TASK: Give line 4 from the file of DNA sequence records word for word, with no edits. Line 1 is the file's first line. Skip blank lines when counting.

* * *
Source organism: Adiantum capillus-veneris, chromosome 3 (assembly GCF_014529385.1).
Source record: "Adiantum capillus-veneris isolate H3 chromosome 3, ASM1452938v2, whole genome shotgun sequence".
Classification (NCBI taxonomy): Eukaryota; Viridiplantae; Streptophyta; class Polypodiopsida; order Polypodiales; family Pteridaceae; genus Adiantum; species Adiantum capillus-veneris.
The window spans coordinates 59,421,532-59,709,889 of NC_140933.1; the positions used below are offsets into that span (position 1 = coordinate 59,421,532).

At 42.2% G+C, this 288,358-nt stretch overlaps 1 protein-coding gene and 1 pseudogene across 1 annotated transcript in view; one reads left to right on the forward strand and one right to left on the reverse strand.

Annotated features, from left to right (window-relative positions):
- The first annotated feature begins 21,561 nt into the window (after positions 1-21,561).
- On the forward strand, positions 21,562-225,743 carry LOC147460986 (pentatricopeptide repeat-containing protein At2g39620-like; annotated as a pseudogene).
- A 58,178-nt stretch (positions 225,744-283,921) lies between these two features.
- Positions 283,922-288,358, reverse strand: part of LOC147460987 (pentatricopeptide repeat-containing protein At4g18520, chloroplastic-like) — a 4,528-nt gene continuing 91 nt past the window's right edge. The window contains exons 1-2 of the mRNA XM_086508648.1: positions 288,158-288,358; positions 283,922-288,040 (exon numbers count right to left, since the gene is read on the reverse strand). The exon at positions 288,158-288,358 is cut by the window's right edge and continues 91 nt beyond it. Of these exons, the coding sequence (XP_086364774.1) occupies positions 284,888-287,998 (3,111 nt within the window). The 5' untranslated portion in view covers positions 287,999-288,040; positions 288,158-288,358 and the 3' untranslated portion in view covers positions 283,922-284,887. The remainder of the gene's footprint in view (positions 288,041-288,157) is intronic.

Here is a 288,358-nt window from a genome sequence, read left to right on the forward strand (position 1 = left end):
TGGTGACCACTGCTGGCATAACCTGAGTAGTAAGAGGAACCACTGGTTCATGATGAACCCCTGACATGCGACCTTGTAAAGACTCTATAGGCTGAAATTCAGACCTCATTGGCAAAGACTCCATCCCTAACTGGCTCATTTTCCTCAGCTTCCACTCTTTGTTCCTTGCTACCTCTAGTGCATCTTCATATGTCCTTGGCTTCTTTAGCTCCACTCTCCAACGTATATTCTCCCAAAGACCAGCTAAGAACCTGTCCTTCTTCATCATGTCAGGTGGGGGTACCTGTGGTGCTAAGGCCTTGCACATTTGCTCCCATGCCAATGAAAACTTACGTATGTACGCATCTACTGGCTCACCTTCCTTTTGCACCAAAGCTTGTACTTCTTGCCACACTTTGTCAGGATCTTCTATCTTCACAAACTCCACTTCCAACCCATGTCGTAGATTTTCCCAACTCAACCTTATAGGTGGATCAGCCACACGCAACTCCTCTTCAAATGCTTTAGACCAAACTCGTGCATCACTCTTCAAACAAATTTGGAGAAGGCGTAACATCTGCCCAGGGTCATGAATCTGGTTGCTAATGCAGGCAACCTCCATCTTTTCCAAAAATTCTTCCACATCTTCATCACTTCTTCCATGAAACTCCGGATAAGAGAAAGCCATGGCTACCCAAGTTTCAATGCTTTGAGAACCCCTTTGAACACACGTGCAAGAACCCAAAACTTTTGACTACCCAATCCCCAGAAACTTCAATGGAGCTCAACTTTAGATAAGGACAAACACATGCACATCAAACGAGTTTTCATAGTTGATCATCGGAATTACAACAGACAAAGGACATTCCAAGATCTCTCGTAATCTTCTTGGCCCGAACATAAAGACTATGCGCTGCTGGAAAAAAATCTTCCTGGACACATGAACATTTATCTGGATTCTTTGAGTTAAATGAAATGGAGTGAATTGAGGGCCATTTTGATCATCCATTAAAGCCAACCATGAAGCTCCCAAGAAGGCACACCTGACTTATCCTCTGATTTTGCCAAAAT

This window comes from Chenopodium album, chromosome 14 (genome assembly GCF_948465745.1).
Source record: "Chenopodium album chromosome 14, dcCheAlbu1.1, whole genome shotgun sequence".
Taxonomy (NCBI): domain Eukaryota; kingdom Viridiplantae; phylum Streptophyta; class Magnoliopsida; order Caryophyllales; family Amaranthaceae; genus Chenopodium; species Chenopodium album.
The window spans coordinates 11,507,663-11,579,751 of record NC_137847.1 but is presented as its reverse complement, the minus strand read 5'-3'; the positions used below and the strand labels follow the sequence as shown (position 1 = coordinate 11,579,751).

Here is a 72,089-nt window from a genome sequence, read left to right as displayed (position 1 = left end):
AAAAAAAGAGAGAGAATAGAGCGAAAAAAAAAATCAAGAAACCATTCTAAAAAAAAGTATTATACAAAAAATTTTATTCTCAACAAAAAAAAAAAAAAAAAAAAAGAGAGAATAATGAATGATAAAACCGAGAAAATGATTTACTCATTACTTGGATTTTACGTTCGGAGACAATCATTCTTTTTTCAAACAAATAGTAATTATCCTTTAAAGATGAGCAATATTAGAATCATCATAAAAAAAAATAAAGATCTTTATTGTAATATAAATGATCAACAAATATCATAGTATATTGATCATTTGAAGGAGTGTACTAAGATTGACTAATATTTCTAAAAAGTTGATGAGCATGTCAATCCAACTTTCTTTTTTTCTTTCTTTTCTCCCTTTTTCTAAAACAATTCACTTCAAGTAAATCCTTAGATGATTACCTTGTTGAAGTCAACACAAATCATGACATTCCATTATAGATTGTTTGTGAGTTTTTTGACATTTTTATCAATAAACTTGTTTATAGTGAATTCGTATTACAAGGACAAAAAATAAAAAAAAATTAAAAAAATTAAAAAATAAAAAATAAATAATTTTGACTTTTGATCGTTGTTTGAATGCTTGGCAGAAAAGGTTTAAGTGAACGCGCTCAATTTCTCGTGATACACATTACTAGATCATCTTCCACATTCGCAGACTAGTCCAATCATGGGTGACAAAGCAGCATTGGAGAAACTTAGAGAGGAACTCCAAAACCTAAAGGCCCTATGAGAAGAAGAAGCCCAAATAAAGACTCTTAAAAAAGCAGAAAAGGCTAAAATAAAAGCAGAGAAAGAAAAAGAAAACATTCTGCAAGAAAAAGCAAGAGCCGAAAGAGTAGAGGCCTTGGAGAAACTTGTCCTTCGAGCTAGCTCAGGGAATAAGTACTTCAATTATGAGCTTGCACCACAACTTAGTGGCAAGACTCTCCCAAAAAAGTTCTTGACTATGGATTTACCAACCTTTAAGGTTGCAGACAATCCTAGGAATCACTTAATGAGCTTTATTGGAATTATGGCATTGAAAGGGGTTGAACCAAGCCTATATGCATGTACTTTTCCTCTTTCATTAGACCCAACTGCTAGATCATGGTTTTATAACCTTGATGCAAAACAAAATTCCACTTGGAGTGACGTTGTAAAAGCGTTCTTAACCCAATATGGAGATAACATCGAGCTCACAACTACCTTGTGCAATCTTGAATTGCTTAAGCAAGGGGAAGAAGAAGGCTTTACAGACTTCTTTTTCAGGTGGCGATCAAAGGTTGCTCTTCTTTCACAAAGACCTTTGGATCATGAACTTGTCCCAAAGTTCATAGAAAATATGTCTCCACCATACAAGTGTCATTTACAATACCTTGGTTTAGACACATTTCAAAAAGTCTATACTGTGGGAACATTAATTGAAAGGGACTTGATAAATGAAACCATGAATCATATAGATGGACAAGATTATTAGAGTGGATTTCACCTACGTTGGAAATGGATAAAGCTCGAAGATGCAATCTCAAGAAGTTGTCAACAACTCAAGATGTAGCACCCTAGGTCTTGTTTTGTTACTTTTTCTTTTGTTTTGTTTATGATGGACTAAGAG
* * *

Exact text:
The window spans coordinates 59,421,532-59,709,889 of NC_140933.1; the positions used below are offsets into that span (position 1 = coordinate 59,421,532).